Liked by 2 people

  2. They didn’t have pants, either. Is every modern thing inherently bad? Of course, I’m just joking with you, it’s what’s in the heart that matters. God can with with any medium we throw at him. I would like to point out that Jesus and the apostles reached people in the language of the day, their native tongue, something they could easily understand, so if today that includes video, lights, and big music, who’s to say God can’t work through that? Video is the media/language of the day.

    You are right in a huge respect though, we should be loving, being the Church, right where we are, no building or program required. I get that. Peace.


    1. Good thoughts. My biggest concern is that we get so caught up in man-made methods, that we miss God’s design laid out for us in Scripture. Especially when it comes to the church. It seems there are a number of passages regarding the church to which the organized church today doesn’t pay any attention. Yet, they have a whole list of other things they’re doing, or ways they’re functioning, that they’ve come up with entirely on their own.
      Anyway, thanks as always for the feedback.

      Liked by 2 people

    2. Lets just say.. it always has been the heart since the beginning or creation. When God gave the commandments for the Israelites to follow.. He didn’t just want them to obey and say do this and don’t do that. The purpose of the commandments and customs were because we’re really really evil. We like the flesh we enjoy it, we want things that are so far away from God. A persons heart it was just not a new testament thing. Or a salvation. God wanted to worship Him with ALL our hearts with ALL our mind with ALL our strength. I am not trying to be down with the new things today in life. But the gospel is simple. God hasn’t change at all. If we need a better sounding music a better looking video more lights more fancy things.. That’s telling me that we’re trying to lure people in with a desire for the gospel with things. Which is not. The more we add to the word of God the more its for us to please ourselves.. and the further we go into our view of worship or how to do things. There is only one word and truth makes anybody uncomfortable. I love how Paul writes his letter. He says pretty much: “my speech was not extravagant. I didn’t come to bring you with flare or with words. But came with weeping, in persecution,in the Spirit and in power.He didn’t want to add anything to the gospel that has not been revealed to Him or lived it.” Thats all. That how the gospel is preached. Power of the Holy Spirit and filled by the Spirit!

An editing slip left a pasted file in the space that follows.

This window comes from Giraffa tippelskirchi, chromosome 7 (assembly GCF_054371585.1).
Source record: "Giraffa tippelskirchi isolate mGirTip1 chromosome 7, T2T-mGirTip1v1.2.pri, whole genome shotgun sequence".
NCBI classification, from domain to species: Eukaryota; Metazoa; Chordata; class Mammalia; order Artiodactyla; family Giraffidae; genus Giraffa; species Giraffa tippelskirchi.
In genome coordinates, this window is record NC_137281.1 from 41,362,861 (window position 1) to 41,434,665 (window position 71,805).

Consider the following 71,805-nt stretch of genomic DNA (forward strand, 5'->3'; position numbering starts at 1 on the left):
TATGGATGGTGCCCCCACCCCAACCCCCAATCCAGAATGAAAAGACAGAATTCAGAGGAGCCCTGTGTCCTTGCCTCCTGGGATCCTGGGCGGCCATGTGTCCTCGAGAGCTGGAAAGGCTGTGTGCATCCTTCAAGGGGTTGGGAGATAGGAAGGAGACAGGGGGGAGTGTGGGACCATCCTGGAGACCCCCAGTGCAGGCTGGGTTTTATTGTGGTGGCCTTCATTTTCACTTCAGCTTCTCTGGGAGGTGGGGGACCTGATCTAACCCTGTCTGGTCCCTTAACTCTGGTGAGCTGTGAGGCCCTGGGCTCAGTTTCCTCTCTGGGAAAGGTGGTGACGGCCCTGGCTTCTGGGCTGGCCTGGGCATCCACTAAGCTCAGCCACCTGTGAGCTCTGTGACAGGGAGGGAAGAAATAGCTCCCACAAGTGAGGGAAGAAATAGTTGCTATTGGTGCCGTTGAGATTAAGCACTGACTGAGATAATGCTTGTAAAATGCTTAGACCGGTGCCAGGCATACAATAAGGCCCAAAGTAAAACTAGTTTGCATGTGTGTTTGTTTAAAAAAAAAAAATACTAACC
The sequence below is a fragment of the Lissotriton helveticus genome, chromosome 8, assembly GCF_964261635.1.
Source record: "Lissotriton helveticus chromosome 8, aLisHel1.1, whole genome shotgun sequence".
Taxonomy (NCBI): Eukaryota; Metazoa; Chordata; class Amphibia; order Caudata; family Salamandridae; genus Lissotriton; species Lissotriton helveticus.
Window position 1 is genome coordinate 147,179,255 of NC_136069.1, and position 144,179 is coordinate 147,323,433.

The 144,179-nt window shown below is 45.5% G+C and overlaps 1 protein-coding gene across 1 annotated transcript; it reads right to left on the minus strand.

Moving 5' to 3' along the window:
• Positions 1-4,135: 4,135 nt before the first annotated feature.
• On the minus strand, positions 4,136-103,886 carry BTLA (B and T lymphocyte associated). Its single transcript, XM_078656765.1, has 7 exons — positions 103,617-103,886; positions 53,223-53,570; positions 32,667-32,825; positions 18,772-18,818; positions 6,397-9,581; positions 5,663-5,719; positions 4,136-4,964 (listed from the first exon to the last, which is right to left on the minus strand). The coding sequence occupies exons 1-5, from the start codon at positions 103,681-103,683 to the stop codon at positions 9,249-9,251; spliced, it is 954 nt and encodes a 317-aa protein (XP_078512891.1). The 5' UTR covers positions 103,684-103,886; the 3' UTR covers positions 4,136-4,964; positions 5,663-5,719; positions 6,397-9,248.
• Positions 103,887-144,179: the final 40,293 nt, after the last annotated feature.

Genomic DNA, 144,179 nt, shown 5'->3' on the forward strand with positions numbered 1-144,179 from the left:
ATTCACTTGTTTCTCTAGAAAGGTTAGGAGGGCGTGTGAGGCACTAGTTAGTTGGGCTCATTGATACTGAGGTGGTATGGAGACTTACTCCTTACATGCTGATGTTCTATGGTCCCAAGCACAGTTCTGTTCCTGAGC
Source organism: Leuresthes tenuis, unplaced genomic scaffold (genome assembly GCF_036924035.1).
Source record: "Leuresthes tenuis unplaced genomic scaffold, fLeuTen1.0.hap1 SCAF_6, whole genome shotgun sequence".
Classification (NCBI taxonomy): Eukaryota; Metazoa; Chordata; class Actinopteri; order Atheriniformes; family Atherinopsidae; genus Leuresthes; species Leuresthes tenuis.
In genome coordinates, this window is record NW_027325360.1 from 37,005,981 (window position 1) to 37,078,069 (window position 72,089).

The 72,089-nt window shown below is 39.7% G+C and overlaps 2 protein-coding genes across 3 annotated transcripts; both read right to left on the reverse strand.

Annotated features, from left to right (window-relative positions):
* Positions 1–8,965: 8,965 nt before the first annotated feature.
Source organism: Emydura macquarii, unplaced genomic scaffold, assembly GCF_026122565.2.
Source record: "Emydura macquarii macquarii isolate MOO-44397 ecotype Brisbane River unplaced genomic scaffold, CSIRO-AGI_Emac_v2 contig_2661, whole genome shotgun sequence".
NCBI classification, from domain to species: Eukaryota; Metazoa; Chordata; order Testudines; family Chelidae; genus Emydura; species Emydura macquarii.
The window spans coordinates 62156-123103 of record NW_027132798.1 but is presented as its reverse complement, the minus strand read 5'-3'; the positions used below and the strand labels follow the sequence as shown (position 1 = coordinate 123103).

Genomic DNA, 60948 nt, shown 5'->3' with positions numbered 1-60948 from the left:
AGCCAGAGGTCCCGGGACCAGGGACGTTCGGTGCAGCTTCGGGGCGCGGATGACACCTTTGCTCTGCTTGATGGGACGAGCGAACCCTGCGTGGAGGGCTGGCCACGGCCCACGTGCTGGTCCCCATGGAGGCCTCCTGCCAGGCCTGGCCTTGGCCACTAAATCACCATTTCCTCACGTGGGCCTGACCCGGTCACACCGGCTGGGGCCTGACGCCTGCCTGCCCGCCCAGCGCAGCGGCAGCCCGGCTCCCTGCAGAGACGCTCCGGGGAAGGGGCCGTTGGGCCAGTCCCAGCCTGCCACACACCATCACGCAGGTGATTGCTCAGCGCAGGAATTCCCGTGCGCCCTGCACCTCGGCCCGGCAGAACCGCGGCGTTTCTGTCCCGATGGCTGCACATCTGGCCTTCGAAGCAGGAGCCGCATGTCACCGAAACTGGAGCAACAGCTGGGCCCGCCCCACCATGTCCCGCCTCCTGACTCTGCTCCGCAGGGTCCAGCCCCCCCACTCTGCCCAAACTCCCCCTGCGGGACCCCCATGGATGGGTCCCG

Like I said I am not saying that those things are bad. People shouldn’t hold a festival, or make a church gathering and.. then will add the gospel. I’ve seen people and experienced how in the little they had.. physically ,, they had more spiritually.. and that’s the church

      The simplicity of the church.

      And i agree with you Lydia. To me.. the church reflects a business.


      1. Thanks for sharing! I’m not saying I’m against these 10 things either. Just wondering if the church of today has, consciously or unconsciously, drifted from God’s design, that’s all. Thanks for taking the time to share your thoughts.


        1. Definitely not the Acts Church. I am not saying in because of our modern ways. But spiritual and how things were.

          Right we base our life on material things. Just an example. when the sound doesn’t work for a certain part of the song or the sermon. Sometimes people don’t like that, or what do we do now. sometimes it creates a chaos. We base our worship to much on things to make it to our liking. And its sad as i hear people today, that they don’t go to a certain church because they don’t have the music they like or the tempo is not there. And a lot of churches, “Christian” organization use material means to attract people to Christ.

          The universe sings praises to God and stars declare His glory.


  3. I just thought about this. Yes, that’s right. We need the Bible as our guide but these activities that the Church offers, we also need them to grow our faith.


    1. But do we? That is the question! Maybe we do, but maybe we don’t. And it seems we don’t often consider the alternative. I would say, We need the Bible and the methods it gives to grow our faith. Outside of that, I would be pretty wary. 🙂

      Liked by 1 person